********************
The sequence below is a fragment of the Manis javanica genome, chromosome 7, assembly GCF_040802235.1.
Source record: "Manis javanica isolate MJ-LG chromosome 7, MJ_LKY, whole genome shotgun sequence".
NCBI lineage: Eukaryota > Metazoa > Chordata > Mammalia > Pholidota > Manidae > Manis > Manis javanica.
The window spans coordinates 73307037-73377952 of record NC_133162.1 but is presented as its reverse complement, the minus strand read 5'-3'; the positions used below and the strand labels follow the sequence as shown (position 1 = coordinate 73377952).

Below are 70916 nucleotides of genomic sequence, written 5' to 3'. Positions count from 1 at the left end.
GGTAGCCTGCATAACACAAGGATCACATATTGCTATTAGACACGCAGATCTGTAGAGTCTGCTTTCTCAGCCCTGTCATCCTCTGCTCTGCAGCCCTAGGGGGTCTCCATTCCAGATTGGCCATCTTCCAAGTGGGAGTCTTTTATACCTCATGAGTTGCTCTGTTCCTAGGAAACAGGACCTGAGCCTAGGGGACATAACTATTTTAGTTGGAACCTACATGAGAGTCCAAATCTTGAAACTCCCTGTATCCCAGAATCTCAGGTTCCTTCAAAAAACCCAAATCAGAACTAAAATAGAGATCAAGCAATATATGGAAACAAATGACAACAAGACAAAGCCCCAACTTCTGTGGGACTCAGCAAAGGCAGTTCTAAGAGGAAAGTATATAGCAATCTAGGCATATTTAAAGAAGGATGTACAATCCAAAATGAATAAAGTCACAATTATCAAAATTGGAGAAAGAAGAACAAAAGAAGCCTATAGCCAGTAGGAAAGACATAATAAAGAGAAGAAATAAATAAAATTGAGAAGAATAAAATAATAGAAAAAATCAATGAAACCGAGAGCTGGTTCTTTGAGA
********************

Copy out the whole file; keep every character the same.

The sequence below is a fragment of the Manis javanica genome, chromosome 7, assembly GCF_040802235.1.
Source record: "Manis javanica isolate MJ-LG chromosome 7, MJ_LKY, whole genome shotgun sequence".
NCBI lineage: Eukaryota > Metazoa > Chordata > Mammalia > Pholidota > Manidae > Manis > Manis javanica.
The window spans coordinates 73307037-73377952 of record NC_133162.1 but is presented as its reverse complement, the minus strand read 5'-3'; the positions used below and the strand labels follow the sequence as shown (position 1 = coordinate 73377952).

Below are 70916 nucleotides of genomic sequence, written 5' to 3'. Positions count from 1 at the left end.
GGTAGCCTGCATAACACAAGGATCACATATTGCTATTAGACACGCAGATCTGTAGAGTCTGCTTTCTCAGCCCTGTCATCCTCTGCTCTGCAGCCCTAGGGGGTCTCCATTCCAGATTGGCCATCTTCCAAGTGGGAGTCTTTTATACCTCATGAGTTGCTCTGTTCCTAGGAAACAGGACCTGAGCCTAGGGGACATAACTATTTTAGTTGGAACCTACATGAGAGTCCAAATCTTGAAACTCCCTGTATCCCAGAATCTCAGGTTCCTTCAAAAAACCCAAATCAGAACTAAAATAGAGATCAAGCAATATATGGAAACAAATGACAACAAGACAAAGCCCCAACTTCTGTGGGACTCAGCAAAGGCAGTTCTAAGAGGAAAGTATATAGCAATCTAGGCATATTTAAAGAAGGATGTACAATCCAAAATGAATAAAGTCACAATTATCAAAATTGGAGAAAGAAGAACAAAAGAAGCCTATAGCCAGTAGGAAAGACATAATAAAGAGAAGAAATAAATAAAATTGAGAAGAATAAAATAATAGAAAAAATCAATGAAACCGAGAGCTGGTTCTTTGAGA